A new system devised by researchers at MIT can monitor the behavior of all electric devices within a building, ship, or factory, determining which ones are in use at any given time and whether any are showing signs of an imminent failure. When tested on a Coast Guard cutter, the system pinpointed a motor with burnt-out wiring that could have led to a serious onboard fire.
In a perspective essay published this week in Nature Communications, scientists argue for more 'synthesis' research looking at the big picture of volcanology to complement myriad research efforts looking at single volcanoes.
Scientists in China have developed a process for converting plant waste from agriculture and timber harvesting into high-density aviation fuel. Their research, published March 21 in the journal Joule, may help reduce CO2 emissions from airplanes and rockets.
We all know that turning off lights and buying energy-efficient appliances affects our financial bottom line. Now, according to a new study by University of Wisconsin-Madison researchers, we know that saving energy also saves lives and even more money for consumers by alleviating the costs of adverse health effects attributed to air pollution.
A scientific study describes for the first time the submarine cartography of a high-latitude system in the IBIS channel, which covers tens of kilometres in the northern western area of the Barents Sea, in the Arctic Ocean. This channel is one of the few submarine valleys in polar latitudes that kept its geological architecture during the Last Glacial Maximum (LGM).
U of A researchers have identified an inexpensive way to boost the efficiency of a process used to create hydrogen, a clean, renewable fuel.
The ecological bio-production of xylitol and cellulose nanofibers from material produced by the paper industry has been achieved by a Japanese research team. This discovery could contribute to the development of a greener and more sustainable society. The findings were published on March 4, in Green Chemistry.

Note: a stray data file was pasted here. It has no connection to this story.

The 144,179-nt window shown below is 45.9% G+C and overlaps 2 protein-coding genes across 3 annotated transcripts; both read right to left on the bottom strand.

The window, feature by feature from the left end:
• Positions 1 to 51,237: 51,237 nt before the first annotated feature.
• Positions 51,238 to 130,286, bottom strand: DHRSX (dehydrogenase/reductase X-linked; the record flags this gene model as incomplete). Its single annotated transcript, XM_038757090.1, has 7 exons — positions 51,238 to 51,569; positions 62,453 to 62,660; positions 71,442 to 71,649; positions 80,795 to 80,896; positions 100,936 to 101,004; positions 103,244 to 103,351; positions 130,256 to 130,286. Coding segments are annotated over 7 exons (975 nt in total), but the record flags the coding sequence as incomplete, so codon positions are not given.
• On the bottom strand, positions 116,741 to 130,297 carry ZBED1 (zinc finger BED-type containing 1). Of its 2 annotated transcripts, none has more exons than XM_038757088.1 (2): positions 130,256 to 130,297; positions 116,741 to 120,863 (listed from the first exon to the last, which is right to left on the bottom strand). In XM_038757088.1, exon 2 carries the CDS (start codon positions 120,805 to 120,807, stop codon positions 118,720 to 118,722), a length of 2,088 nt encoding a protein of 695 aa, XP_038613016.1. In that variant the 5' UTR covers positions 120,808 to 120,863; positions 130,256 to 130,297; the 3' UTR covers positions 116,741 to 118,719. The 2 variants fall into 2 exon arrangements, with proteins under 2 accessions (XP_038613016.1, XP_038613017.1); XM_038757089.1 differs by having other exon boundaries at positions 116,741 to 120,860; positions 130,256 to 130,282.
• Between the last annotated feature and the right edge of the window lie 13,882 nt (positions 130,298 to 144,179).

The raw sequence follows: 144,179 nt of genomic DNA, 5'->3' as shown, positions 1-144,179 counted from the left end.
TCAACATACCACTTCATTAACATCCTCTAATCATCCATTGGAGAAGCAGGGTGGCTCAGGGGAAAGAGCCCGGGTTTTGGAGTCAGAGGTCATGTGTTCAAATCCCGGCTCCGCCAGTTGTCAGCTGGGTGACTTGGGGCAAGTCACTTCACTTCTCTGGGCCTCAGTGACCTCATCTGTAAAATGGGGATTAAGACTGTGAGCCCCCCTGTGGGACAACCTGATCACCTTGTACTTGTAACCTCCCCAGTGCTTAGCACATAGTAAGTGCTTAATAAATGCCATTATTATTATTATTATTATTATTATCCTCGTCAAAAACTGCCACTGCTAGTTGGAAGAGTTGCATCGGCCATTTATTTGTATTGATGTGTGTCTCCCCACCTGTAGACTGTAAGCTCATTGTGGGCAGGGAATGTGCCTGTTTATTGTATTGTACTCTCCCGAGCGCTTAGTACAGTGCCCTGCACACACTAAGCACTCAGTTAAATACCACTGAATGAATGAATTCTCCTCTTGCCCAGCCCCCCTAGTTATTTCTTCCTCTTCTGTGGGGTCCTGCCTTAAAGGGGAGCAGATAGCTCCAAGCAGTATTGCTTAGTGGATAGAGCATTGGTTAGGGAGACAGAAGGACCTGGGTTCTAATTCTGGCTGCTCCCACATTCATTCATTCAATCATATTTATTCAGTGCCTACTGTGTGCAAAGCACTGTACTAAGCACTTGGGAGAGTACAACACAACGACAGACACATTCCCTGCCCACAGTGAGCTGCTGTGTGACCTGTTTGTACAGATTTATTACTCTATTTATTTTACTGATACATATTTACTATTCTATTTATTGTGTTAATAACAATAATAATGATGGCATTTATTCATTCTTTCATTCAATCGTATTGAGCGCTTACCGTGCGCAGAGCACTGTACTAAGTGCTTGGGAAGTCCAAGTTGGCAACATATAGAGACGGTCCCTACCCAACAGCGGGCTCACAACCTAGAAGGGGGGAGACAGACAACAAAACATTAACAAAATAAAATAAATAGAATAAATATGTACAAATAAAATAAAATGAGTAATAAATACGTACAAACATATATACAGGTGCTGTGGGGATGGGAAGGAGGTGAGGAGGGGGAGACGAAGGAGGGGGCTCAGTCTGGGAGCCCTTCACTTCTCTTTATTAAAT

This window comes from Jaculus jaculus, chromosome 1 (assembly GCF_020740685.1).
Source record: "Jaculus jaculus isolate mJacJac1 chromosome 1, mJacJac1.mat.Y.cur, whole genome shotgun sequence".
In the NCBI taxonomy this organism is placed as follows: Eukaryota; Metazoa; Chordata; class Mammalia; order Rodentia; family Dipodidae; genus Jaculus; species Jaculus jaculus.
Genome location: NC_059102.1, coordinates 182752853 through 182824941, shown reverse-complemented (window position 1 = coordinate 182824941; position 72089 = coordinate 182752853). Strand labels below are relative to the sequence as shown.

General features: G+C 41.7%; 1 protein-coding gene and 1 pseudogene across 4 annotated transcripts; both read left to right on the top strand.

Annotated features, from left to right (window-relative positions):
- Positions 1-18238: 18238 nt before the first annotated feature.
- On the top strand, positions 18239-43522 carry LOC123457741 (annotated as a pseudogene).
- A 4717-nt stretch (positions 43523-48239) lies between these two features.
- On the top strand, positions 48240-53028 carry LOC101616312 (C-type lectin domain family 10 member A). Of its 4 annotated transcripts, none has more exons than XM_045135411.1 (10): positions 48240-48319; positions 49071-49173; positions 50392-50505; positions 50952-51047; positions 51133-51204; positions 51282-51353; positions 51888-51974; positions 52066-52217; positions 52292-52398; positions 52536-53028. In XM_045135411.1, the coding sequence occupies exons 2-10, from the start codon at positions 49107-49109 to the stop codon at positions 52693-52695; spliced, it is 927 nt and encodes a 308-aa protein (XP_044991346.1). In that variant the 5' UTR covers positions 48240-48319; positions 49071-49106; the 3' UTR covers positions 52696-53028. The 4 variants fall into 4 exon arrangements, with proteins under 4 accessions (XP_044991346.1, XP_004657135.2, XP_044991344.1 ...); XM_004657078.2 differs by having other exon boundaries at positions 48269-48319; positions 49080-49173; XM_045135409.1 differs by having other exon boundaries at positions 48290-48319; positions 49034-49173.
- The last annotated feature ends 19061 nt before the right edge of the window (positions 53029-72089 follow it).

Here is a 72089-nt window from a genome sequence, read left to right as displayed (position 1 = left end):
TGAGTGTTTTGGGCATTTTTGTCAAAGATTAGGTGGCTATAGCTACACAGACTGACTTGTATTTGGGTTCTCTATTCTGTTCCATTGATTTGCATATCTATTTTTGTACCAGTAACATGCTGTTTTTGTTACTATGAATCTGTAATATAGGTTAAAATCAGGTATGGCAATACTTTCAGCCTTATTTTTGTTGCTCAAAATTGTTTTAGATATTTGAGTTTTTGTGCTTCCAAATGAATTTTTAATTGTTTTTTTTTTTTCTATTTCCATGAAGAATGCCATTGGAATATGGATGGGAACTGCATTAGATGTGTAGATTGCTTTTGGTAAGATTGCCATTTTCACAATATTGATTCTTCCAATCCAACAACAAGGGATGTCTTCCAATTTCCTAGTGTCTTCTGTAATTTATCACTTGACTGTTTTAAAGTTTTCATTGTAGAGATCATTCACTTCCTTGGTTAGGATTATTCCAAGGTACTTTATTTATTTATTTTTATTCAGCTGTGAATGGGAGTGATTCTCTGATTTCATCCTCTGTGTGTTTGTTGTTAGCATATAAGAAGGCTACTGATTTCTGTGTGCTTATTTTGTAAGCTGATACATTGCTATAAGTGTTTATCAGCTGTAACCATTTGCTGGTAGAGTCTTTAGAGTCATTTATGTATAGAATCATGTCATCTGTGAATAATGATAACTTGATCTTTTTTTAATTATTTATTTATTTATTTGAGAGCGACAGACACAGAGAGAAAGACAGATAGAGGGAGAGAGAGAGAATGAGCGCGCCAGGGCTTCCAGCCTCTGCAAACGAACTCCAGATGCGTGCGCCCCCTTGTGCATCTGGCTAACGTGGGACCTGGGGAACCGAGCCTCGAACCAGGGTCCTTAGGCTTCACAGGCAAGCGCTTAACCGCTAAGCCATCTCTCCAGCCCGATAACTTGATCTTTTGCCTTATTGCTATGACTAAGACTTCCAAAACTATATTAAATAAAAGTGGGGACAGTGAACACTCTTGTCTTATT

With an estimated daily fuel demand of more than 5 million barrels per day, the global aviation sector is incredibly energy-intensive and almost entirely reliant on petroleum-based fuels. However, a new analysis by Berkeley Lab shows that sustainable plant-based bio-jet fuels could provide a competitive alternative to conventional fuels if current development and scale-up initiatives continue to push ahead successfully.
Researchers have discovered that a bacterium found in camel crickets is capable of breaking down lignin -- the stuff that makes wood tough -- opening new research pathways for the development of biofuels and chemical manufacturing. The study also highlights the potential inherent in using ecosystem analysis as a tool for targeting research into the identification of commercially valuable microorganisms with industrial applications.
Researchers at the University of Warwick have been inspired by the unique movement of trembling aspen leaves, to devise an energy harvesting mechanism that could power weather sensors in hostile environments and could even be a back-up energy supply that could save and extend the life of future Mars rovers.